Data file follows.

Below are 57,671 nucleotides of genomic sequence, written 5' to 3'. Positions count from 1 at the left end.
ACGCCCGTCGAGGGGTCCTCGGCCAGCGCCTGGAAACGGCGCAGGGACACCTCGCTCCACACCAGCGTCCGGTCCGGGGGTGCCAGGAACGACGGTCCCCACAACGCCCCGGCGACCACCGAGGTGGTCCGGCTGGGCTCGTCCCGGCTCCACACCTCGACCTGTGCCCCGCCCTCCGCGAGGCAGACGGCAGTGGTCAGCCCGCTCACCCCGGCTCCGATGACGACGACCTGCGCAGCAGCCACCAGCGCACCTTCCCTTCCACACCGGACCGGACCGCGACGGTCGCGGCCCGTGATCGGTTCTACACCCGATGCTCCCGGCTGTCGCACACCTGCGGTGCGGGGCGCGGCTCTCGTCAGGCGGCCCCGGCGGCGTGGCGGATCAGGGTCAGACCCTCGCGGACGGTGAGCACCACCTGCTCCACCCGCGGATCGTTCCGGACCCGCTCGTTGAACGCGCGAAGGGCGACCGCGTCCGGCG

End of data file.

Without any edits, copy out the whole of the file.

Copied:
Below are 57,671 nucleotides of genomic sequence, written 5' to 3'. Positions count from 1 at the left end.
ACGCCCGTCGAGGGGTCCTCGGCCAGCGCCTGGAAACGGCGCAGGGACACCTCGCTCCACACCAGCGTCCGGTCCGGGGGTGCCAGGAACGACGGTCCCCACAACGCCCCGGCGACCACCGAGGTGGTCCGGCTGGGCTCGTCCCGGCTCCACACCTCGACCTGTGCCCCGCCCTCCGCGAGGCAGACGGCAGTGGTCAGCCCGCTCACCCCGGCTCCGATGACGACGACCTGCGCAGCAGCCACCAGCGCACCTTCCCTTCCACACCGGACCGGACCGCGACGGTCGCGGCCCGTGATCGGTTCTACACCCGATGCTCCCGGCTGTCGCACACCTGCGGTGCGGGGCGCGGCTCTCGTCAGGCGGCCCCGGCGGCGTGGCGGATCAGGGTCAGACCCTCGCGGACGGTGAGCACCACCTGCTCCACCCGCGGATCGTTCCGGACCCGCTCGTTGAACGCGCGAAGGGCGACCGCGTCCGGCG